John Galt’s lengthy and spellbinding radio address is a particular masterpiece. Therein, the author articulates masterfully her own message and the essence of her reason for undertaking this substantial tome. Anyone deciding to read this novel (which I sense that some of the commenters here perhaps have not) should, even if abandoning the book because of its length, challenging concepts, and/or its unusually broad vocabulary and gifted expression, at least read and understand Galt’s words and, having done so, consider their logic and application in a logical and constructive daily life and as the valid reason for living.
I waited too many years to read “Atlas Shrugged”, but it was my good fortune that the processes of sincere personal effort and eating were so inextricably linked for me in the early years, and that the causes and effects that Ayn Rand deems so logical were as much so for me. For later generations, the work of those coming before and the wealth and ease created by them has loosened that perception of linkage in the thinking of many. A lack of understanding that there is no virtue in living for the benefit of others and that living off of the efforts of others is unsustainable and destructive philosophy, personally and for society as a whole, is the result.
I do not propose that anybody or any generation is bad or good, nor do I disparage any point in the sadly logical cycle that Ayn Rand so ably describes. I do propose that an understanding of the spectrum of that cycle is well worthwhile, and that such an understanding will enable the reader to see and understand the impact of the current drama actors, so ably profiled long ago by Ayn Rand that a thoughtful and observant reader can clearly equate key players in the book to key live actors now playing the same parts in the ruinous downcycle now upon us in the United States. Lastly, I propose that nothing I have ever read promotes that essential understanding as fully and logically as this book.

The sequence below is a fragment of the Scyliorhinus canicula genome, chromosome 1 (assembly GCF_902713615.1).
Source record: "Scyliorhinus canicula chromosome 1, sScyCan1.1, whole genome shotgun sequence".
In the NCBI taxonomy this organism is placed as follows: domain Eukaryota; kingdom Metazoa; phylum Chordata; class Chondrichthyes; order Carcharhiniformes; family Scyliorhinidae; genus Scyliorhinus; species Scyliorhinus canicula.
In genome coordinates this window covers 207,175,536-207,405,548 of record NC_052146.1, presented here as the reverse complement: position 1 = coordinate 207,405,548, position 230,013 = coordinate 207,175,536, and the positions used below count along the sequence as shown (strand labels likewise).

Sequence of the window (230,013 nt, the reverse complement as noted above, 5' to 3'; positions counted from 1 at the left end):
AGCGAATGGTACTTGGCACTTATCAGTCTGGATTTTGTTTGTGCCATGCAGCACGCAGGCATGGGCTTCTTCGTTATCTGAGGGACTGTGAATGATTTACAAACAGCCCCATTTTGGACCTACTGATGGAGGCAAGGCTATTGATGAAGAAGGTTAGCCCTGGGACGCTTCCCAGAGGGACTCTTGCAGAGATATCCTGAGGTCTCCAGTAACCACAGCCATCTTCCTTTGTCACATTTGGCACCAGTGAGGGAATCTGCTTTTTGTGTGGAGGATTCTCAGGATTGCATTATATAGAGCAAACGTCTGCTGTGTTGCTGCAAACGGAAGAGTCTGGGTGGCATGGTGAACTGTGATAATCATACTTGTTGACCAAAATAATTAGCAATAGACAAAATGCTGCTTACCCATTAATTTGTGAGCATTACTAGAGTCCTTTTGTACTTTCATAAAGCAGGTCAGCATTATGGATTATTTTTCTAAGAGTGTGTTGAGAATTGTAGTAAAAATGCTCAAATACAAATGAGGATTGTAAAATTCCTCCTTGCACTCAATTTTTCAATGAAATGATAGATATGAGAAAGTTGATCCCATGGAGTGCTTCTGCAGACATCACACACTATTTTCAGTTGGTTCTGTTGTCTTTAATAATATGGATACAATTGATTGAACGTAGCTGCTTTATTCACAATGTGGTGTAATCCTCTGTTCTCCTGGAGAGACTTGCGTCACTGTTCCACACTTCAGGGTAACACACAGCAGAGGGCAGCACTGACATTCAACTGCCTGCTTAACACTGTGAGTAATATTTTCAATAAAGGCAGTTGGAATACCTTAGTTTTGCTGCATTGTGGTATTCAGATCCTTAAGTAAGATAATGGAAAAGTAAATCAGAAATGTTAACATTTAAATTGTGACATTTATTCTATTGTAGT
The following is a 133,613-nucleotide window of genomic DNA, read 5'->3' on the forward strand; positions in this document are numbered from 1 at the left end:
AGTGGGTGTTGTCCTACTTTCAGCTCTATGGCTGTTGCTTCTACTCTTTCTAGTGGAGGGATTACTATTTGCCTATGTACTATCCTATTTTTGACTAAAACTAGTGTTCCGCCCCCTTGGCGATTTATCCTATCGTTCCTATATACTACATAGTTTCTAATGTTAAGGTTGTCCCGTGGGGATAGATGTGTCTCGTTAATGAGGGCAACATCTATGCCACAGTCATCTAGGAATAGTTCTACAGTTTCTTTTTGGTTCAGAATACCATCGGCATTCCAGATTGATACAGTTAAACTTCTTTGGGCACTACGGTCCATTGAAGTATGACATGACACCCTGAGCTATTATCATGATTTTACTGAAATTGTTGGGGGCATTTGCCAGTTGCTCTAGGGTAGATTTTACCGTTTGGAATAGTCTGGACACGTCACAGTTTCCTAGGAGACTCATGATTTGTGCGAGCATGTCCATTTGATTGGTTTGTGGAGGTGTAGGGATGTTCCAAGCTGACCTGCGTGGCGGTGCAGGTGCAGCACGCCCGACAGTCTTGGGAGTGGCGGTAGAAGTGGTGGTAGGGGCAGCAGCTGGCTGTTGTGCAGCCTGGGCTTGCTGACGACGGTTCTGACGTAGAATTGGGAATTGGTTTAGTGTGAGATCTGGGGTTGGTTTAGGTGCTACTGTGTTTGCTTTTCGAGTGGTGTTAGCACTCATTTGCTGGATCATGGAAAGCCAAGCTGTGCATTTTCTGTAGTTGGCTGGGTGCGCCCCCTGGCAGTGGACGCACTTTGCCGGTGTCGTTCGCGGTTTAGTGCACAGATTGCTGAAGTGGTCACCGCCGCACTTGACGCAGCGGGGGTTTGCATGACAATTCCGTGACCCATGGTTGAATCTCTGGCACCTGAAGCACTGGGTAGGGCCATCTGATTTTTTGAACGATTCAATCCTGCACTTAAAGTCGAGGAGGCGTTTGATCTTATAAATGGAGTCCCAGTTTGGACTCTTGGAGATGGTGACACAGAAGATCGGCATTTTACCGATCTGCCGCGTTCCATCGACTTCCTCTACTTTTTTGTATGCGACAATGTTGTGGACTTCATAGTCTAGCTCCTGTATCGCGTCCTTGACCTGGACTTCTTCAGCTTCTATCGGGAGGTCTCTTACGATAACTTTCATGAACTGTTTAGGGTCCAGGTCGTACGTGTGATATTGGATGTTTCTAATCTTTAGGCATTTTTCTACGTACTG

Even if the novel somehow fails to stimulate an individual reader’s ability to see and react to the transparently destructive vortex of misguided philosophy at work in our country, he/she will, If nothing else, learn some new words and observe practically unparalleled skill in putting them on paper. Happy and thoughtful reading.
It is obvious why capitalist recommend this book and the author.
It's scary how often you are forced to draw parallels between what is happening today and what is being described in the book, even though the book was written many years ago.
The key characters are well developed and the story compelling, if a little dramatic and perhaps far fetched. It is successful in making you question whether it is in fact so far fetched!
I was put off by the diatribe delivered by John Galt. I didn't think it was necessary to re-state everything that the book had so masterfully built up to and I found myself tuning out.
I'm surprised that this hasn't been made into a movie before this and am anxious to see how the movie version handles the John Galt speech. If it remains accurate to the book it will be a yawner!